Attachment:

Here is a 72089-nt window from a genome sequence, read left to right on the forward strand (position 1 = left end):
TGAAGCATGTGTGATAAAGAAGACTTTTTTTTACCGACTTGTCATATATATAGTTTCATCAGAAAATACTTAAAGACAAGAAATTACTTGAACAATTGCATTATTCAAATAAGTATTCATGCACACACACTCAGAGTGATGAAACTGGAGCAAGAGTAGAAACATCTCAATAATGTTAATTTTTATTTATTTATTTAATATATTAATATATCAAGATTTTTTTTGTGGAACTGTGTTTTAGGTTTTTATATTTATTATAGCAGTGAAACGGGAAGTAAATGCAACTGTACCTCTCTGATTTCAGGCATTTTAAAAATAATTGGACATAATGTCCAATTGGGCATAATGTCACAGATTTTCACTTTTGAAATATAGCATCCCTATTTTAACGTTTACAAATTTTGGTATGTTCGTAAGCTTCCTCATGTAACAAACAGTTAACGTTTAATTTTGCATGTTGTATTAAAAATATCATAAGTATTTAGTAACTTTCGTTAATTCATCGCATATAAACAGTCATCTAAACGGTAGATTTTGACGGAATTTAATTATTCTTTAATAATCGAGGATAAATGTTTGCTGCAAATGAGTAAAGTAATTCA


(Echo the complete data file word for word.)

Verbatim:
Here is a 72089-nt window from a genome sequence, read left to right on the forward strand (position 1 = left end):
TGAAGCATGTGTGATAAAGAAGACTTTTTTTTACCGACTTGTCATATATATAGTTTCATCAGAAAATACTTAAAGACAAGAAATTACTTGAACAATTGCATTATTCAAATAAGTATTCATGCACACACACTCAGAGTGATGAAACTGGAGCAAGAGTAGAAACATCTCAATAATGTTAATTTTTATTTATTTATTTAATATATTAATATATCAAGATTTTTTTTGTGGAACTGTGTTTTAGGTTTTTATATTTATTATAGCAGTGAAACGGGAAGTAAATGCAACTGTACCTCTCTGATTTCAGGCATTTTAAAAATAATTGGACATAATGTCCAATTGGGCATAATGTCACAGATTTTCACTTTTGAAATATAGCATCCCTATTTTAACGTTTACAAATTTTGGTATGTTCGTAAGCTTCCTCATGTAACAAACAGTTAACGTTTAATTTTGCATGTTGTATTAAAAATATCATAAGTATTTAGTAACTTTCGTTAATTCATCGCATATAAACAGTCATCTAAACGGTAGATTTTGACGGAATTTAATTATTCTTTAATAATCGAGGATAAATGTTTGCTGCAAATGAGTAAAGTAATTCA